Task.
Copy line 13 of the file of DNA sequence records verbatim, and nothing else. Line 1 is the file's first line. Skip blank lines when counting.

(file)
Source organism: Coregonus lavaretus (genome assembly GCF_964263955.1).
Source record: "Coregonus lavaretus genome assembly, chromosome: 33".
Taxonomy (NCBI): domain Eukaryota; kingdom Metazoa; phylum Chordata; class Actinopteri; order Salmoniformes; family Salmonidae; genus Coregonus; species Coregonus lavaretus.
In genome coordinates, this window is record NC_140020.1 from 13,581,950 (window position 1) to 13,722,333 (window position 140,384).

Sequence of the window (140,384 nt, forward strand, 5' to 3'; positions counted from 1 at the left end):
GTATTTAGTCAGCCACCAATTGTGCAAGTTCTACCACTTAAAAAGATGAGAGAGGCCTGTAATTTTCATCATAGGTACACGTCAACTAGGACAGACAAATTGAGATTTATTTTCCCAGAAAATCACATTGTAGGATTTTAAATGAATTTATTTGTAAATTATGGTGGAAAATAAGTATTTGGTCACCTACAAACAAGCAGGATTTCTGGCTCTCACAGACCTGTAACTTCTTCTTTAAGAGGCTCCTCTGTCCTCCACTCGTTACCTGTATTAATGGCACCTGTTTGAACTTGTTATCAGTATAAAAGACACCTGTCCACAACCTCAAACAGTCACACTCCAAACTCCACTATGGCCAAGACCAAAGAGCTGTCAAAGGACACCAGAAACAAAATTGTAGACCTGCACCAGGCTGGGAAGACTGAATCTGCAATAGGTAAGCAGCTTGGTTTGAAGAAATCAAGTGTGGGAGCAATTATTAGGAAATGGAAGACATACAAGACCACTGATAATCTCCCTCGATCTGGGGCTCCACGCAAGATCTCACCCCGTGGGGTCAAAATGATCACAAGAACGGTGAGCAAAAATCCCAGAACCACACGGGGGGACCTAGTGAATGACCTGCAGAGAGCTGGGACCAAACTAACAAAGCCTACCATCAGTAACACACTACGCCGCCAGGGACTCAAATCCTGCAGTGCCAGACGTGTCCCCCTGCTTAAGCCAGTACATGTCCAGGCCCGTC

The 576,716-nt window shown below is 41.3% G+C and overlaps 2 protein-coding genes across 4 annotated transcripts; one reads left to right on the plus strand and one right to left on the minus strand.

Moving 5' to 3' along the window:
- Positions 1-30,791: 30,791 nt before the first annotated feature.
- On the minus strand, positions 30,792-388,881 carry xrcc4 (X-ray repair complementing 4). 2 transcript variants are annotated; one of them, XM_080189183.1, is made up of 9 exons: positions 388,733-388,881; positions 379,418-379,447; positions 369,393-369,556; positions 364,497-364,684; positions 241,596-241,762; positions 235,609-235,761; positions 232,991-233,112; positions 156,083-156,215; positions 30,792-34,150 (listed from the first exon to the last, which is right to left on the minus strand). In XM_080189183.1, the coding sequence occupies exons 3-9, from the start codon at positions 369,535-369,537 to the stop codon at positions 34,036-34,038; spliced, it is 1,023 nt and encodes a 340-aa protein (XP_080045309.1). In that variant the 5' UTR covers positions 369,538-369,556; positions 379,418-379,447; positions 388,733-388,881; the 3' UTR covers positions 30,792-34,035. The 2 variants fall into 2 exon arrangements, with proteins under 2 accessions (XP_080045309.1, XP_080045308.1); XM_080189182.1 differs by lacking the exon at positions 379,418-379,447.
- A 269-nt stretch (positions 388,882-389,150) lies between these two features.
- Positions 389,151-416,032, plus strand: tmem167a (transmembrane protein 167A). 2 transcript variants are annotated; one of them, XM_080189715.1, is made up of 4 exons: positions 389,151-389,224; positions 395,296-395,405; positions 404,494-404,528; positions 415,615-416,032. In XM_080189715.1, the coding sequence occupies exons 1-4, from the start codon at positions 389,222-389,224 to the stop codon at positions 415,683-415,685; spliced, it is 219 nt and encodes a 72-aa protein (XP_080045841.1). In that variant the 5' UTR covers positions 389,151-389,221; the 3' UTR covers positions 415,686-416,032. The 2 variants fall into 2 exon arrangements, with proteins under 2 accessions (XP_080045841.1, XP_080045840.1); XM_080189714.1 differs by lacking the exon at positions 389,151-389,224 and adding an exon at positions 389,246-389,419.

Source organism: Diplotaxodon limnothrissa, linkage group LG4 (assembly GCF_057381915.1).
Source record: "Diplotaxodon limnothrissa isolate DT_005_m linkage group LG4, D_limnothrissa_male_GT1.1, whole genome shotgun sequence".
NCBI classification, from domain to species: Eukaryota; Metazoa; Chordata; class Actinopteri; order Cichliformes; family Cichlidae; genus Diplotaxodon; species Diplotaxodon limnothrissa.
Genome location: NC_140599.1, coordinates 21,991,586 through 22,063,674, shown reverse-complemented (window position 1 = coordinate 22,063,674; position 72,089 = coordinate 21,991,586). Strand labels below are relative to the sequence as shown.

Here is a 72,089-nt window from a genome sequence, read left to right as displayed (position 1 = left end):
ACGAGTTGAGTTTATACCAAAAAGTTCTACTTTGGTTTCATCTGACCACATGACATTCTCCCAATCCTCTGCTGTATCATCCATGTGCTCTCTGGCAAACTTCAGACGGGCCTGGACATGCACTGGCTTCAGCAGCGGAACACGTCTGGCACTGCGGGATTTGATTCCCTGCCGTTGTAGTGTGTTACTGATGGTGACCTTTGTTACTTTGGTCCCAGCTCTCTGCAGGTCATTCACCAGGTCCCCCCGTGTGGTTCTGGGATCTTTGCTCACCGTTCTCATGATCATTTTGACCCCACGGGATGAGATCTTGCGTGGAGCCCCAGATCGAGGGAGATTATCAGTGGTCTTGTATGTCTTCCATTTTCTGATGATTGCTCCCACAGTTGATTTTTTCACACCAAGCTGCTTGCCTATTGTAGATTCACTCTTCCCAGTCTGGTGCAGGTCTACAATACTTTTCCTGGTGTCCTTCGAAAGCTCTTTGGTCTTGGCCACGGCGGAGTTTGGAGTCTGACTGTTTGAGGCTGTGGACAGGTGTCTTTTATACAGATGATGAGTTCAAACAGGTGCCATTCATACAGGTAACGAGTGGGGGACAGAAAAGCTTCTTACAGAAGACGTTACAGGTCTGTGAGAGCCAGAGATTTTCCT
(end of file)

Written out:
Source organism: Diplotaxodon limnothrissa, linkage group LG4 (assembly GCF_057381915.1).